Uncertainty has been a persistent feature in international business, and multinational enterprises (MNEs) are required to deal with uncertainty (e.g. market, political, technological) in various strategic decisions concerning foreign market entry mode, scale and timing (Buckley and Casson, 1998). The conventional wisdom in international business (IB) is to view uncertainty as an unfavorable condition that complicates the decision-making process and exposes firms to downside risks and losses; as a result, much effort has been put into designing strategies to minimize potential negative outcomes in an uncertain environment (Buckley and Casson, 1976; Rugman, 1981). In contrast with the conventional wisdom, real options theory offers a fresh perspective to tackle uncertainty in international investment: uncertainty in the host market does not necessarily pose a threat to MNEs’ profitability; it may also present valuable opportunities for MNEs to exploit (Dixit and Pindyck, 1994; Trigeorgis, 1996). From this perspective, MNEs should design strategies such that they have the flexibility to benefit from upside potentials while containing downside losses in future (Buckley and Casson, 1998; Chi and Seth, 2009). The unique contribution of real options theory is that it provides a general theoretical foundation on which IB scholars can conceptualize how MNEs make investment decisions in an uncertain environment as well as adjust their investment strategies in response to new information in the environment (Belderbos and Zou, 2007, 2009; Li and Li, 2010; Tong et al., 2008).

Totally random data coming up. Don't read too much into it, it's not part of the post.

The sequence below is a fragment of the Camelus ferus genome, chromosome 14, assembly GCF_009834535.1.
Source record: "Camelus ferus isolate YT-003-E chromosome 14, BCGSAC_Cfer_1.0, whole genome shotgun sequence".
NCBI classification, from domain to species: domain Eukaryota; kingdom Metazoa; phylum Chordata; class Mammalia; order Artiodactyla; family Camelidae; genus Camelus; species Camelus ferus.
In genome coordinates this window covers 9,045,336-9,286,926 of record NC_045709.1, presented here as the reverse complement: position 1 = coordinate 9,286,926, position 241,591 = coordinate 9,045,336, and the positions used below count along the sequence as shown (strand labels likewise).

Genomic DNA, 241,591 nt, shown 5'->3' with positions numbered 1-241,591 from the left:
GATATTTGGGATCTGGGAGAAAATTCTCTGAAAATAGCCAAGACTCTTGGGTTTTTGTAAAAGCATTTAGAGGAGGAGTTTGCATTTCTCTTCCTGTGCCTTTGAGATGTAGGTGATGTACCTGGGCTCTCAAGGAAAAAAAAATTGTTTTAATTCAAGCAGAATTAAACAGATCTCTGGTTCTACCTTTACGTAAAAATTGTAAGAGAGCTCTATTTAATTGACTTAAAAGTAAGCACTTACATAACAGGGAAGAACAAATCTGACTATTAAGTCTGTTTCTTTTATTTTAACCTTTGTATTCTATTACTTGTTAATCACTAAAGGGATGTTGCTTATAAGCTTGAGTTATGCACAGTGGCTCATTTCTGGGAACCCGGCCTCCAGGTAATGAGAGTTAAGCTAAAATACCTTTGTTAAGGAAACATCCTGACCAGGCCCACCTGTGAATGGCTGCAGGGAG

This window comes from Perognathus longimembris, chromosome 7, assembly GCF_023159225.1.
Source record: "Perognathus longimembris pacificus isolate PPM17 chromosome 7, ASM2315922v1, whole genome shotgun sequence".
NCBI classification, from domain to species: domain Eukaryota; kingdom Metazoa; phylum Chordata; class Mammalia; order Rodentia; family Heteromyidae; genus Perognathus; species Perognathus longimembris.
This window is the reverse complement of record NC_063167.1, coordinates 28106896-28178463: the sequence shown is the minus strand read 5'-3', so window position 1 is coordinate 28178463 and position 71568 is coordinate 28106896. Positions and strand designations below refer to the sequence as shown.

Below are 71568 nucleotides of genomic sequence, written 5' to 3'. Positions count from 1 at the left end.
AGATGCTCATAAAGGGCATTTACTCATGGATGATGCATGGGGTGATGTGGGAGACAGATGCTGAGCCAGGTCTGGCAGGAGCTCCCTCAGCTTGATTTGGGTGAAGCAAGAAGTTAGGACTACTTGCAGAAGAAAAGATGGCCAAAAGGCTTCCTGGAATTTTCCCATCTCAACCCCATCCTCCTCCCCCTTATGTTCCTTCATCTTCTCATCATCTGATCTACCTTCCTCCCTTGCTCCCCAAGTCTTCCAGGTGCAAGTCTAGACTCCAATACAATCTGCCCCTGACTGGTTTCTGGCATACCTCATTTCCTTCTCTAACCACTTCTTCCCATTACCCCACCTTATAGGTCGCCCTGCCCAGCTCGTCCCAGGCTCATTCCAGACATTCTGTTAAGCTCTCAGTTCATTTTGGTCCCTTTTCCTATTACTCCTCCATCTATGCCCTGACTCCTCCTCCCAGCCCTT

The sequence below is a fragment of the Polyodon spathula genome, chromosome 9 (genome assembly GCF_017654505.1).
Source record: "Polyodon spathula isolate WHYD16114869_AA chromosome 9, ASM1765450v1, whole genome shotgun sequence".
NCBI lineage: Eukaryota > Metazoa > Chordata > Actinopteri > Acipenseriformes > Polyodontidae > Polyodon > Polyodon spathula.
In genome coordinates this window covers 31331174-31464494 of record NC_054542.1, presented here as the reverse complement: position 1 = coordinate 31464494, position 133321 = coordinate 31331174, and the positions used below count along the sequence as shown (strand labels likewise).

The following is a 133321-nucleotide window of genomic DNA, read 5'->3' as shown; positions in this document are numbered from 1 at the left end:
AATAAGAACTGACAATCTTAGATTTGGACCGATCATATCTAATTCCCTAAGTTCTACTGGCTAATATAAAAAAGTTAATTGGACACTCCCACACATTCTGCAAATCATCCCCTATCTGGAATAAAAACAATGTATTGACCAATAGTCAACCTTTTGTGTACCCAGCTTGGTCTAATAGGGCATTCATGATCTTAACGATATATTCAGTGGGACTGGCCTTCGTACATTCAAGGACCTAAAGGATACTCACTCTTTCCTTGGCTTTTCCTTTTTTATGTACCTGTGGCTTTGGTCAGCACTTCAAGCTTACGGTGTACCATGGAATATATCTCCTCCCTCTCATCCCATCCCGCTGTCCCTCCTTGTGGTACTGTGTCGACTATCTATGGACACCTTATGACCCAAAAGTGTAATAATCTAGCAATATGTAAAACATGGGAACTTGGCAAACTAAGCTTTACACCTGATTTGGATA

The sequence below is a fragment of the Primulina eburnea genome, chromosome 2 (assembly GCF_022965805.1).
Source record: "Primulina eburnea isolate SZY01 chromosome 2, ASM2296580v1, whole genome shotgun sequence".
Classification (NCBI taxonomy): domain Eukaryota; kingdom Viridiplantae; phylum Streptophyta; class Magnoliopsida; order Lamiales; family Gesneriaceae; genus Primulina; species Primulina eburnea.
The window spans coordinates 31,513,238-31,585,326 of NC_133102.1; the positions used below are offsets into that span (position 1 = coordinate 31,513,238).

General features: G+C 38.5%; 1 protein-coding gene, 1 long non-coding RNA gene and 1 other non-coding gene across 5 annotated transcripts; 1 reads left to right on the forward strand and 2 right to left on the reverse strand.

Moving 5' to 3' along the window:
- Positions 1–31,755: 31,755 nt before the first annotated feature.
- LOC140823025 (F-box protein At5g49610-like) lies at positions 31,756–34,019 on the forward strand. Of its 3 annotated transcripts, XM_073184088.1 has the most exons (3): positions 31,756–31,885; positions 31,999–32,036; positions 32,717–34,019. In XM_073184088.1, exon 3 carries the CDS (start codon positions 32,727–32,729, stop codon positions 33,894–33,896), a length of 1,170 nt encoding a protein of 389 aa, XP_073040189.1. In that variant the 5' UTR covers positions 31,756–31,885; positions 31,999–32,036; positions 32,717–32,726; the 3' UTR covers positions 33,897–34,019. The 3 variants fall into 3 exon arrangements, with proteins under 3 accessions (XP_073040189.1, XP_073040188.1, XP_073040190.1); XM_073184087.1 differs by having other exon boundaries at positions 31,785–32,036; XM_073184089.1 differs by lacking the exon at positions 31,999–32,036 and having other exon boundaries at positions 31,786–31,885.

You are not authenticated to view the full text of this chapter or article.
Get access to the full article by using one of the access options below.